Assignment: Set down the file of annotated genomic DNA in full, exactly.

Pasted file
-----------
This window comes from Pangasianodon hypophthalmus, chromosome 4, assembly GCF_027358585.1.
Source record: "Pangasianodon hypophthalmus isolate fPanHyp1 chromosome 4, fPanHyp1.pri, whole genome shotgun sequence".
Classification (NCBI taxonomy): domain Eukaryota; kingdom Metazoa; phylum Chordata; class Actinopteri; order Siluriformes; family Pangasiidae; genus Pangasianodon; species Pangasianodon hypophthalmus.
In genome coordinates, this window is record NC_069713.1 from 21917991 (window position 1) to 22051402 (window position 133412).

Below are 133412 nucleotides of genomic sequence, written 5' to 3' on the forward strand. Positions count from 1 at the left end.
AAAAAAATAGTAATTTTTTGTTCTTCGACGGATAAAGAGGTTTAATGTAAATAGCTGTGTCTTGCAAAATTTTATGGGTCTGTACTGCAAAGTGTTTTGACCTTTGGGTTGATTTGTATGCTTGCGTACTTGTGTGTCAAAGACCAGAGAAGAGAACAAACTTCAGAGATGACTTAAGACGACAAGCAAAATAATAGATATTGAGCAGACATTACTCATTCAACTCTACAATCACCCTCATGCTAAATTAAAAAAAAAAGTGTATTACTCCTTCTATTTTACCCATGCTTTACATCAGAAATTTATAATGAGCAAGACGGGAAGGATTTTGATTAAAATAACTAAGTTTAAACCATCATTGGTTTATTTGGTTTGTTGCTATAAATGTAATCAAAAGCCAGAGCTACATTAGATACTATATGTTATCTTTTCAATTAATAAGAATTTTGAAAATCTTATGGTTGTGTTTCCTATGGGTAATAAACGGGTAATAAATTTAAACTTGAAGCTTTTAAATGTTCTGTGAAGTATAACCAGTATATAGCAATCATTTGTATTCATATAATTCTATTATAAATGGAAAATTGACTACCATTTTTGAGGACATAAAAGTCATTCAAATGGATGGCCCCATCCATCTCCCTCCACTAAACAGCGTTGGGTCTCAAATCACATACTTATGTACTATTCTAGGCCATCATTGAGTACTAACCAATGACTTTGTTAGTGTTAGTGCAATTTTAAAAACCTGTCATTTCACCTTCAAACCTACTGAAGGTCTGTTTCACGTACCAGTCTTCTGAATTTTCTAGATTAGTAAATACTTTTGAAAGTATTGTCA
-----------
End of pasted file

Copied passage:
This window comes from Pangasianodon hypophthalmus, chromosome 4, assembly GCF_027358585.1.
Source record: "Pangasianodon hypophthalmus isolate fPanHyp1 chromosome 4, fPanHyp1.pri, whole genome shotgun sequence".
Classification (NCBI taxonomy): domain Eukaryota; kingdom Metazoa; phylum Chordata; class Actinopteri; order Siluriformes; family Pangasiidae; genus Pangasianodon; species Pangasianodon hypophthalmus.
In genome coordinates, this window is record NC_069713.1 from 21917991 (window position 1) to 22051402 (window position 133412).

Below are 133412 nucleotides of genomic sequence, written 5' to 3' on the forward strand. Positions count from 1 at the left end.
AAAAAAATAGTAATTTTTTGTTCTTCGACGGATAAAGAGGTTTAATGTAAATAGCTGTGTCTTGCAAAATTTTATGGGTCTGTACTGCAAAGTGTTTTGACCTTTGGGTTGATTTGTATGCTTGCGTACTTGTGTGTCAAAGACCAGAGAAGAGAACAAACTTCAGAGATGACTTAAGACGACAAGCAAAATAATAGATATTGAGCAGACATTACTCATTCAACTCTACAATCACCCTCATGCTAAATTAAAAAAAAAAGTGTATTACTCCTTCTATTTTACCCATGCTTTACATCAGAAATTTATAATGAGCAAGACGGGAAGGATTTTGATTAAAATAACTAAGTTTAAACCATCATTGGTTTATTTGGTTTGTTGCTATAAATGTAATCAAAAGCCAGAGCTACATTAGATACTATATGTTATCTTTTCAATTAATAAGAATTTTGAAAATCTTATGGTTGTGTTTCCTATGGGTAATAAACGGGTAATAAATTTAAACTTGAAGCTTTTAAATGTTCTGTGAAGTATAACCAGTATATAGCAATCATTTGTATTCATATAATTCTATTATAAATGGAAAATTGACTACCATTTTTGAGGACATAAAAGTCATTCAAATGGATGGCCCCATCCATCTCCCTCCACTAAACAGCGTTGGGTCTCAAATCACATACTTATGTACTATTCTAGGCCATCATTGAGTACTAACCAATGACTTTGTTAGTGTTAGTGCAATTTTAAAAACCTGTCATTTCACCTTCAAACCTACTGAAGGTCTGTTTCACGTACCAGTCTTCTGAATTTTCTAGATTAGTAAATACTTTTGAAAGTATTGTCA